“Ye-es.” She quickened her pace and scanned the area.

Before I could finish my explanation, she gave up the name of her perfume and took off faster than I could say Tommy Bahama.

Nice woman. Haven’t seen her since.

TB Perfume

 

Because of Christ, we give off a sweet scent rising to God, which is recognized by those on the way of salvation—an aroma redolent with life. ~ 2 Corinthians 2:15 (MSG)

 


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But That’s Okay. We’re Boomers. We’ll Figure Something Out

Welcome My Guest Blogger Kathleen D. Bailey!

KBailey-2015 - Small

Kathleen is a freelance and staff writer with a lifetime devotion to the printed, and now the digital page. Born in 1951, she was a child in the 50s, a teen in the 60s and 70s and a young mom in the 80s. Kathleen says, “It was a turbulent, colorful time to come of age. I’ve enjoyed every minute of it, and written about most of it. I share some of that on my website Kathleen D. Bailey, along with book reviews and snippets from my fiction writing. Join me in the wonderful world of words!”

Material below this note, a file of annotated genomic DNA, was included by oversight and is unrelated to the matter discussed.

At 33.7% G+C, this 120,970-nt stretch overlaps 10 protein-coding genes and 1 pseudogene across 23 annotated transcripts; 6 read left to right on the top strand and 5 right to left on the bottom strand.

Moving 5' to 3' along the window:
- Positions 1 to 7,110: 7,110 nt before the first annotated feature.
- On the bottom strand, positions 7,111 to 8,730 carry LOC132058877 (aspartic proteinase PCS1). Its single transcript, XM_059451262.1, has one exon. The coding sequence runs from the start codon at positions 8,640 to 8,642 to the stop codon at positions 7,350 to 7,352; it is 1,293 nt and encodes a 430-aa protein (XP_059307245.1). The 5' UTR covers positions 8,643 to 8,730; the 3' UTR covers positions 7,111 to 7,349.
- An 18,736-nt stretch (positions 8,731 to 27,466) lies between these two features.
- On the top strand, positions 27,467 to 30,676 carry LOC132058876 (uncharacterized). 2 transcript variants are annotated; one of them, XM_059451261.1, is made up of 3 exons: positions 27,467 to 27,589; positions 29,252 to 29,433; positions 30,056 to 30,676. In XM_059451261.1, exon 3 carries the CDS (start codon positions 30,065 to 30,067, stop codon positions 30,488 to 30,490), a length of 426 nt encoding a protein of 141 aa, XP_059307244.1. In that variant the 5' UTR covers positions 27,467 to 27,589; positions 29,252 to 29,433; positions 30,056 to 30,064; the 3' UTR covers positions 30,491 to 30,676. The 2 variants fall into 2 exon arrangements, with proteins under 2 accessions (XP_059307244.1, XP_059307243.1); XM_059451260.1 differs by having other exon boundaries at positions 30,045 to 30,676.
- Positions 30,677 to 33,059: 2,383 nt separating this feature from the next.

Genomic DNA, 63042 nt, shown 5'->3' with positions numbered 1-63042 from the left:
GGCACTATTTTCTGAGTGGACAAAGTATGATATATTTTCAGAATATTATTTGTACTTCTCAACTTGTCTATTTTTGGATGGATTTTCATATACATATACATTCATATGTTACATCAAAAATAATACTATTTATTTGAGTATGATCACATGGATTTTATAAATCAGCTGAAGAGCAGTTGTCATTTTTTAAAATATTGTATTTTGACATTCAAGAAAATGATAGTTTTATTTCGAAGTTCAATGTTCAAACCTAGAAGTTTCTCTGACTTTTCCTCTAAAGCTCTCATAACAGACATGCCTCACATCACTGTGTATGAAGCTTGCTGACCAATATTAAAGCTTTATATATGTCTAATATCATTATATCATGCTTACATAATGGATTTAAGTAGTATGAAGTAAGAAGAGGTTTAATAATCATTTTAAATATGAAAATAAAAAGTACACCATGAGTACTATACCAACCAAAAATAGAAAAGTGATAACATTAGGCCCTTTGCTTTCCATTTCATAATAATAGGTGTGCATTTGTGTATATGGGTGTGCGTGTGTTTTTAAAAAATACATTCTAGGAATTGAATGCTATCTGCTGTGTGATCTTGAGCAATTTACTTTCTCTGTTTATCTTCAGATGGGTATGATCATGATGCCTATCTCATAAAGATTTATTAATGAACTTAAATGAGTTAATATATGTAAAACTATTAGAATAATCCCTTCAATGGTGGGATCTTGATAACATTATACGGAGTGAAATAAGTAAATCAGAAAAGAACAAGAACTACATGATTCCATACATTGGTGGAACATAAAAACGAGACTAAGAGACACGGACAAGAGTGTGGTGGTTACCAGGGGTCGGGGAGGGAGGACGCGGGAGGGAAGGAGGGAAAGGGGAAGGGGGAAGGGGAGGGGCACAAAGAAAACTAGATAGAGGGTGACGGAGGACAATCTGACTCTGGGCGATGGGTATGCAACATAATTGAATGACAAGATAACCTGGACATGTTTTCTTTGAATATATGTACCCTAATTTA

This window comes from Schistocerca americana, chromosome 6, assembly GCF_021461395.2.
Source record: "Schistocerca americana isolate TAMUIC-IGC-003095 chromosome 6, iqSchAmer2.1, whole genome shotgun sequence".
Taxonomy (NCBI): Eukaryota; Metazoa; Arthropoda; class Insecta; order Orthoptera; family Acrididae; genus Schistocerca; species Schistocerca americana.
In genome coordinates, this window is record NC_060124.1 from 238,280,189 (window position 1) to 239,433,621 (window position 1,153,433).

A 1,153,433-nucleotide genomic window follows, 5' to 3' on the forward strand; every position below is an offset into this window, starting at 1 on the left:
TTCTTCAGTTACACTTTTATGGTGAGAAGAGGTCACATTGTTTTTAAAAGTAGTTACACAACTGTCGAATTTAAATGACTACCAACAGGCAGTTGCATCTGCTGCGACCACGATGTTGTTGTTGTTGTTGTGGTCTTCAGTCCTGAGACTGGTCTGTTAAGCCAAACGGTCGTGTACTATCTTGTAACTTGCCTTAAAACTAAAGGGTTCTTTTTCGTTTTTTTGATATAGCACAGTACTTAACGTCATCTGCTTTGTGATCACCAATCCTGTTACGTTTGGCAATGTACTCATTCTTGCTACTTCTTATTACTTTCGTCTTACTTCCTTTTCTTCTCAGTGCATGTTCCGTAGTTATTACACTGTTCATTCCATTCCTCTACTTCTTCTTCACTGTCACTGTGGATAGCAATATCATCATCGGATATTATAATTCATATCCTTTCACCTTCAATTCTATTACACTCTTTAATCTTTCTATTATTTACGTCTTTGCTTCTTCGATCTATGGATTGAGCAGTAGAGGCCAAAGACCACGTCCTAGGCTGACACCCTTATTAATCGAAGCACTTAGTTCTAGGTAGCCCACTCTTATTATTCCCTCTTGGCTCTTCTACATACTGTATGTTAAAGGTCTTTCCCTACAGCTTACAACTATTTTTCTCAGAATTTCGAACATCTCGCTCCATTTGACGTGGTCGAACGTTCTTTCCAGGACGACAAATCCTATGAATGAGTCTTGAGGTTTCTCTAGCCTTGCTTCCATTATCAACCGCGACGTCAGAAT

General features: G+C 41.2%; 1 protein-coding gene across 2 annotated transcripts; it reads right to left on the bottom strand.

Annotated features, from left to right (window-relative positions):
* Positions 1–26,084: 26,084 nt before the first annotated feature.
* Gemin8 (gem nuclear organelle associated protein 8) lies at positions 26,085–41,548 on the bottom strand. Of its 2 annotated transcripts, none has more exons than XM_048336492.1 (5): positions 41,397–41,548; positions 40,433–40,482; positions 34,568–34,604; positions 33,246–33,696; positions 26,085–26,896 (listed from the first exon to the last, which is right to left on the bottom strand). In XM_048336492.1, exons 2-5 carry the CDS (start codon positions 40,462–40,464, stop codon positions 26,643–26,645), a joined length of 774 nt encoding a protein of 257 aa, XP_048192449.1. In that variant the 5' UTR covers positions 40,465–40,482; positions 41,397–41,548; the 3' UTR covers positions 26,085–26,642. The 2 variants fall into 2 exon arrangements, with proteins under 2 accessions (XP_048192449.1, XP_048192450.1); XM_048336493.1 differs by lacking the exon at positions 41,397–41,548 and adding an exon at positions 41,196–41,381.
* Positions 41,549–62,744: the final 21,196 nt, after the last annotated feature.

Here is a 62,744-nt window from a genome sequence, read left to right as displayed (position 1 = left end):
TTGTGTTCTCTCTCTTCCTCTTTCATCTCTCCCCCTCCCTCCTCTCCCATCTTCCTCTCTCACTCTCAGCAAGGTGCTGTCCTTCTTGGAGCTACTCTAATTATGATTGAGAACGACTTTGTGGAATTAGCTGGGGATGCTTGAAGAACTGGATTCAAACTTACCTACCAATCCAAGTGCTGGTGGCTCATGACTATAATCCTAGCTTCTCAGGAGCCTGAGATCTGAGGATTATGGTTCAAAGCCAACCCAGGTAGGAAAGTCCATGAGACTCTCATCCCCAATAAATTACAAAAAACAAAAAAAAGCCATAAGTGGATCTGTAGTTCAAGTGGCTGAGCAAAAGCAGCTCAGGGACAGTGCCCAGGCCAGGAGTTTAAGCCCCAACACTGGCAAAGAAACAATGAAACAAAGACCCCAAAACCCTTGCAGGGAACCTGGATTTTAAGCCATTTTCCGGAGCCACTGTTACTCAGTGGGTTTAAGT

Gray hair is a crown of splendor; it is attained in the way of righteousness. ~ Pr 16:31 (NIV)

I’m so happy to be asked to blog with Clarice! I’ve enjoyed getting to know her this past year. We have a lot in common, from Catholic childhoods, don’t get me started, to home decorating, to, of course, writing.

I’ve been able to cheer her on in the process of getting Double Header between covers and on to bookstore shelves. But I was dismayed to learn recently that an editor rejected her first book, Party of One, because stories about older women don’t sell. I’m not blaming them, they don’t control the market, but sheesh. As an older woman, I didn’t like hearing that I’m not all that interesting.

But wait, it’s about to get worse.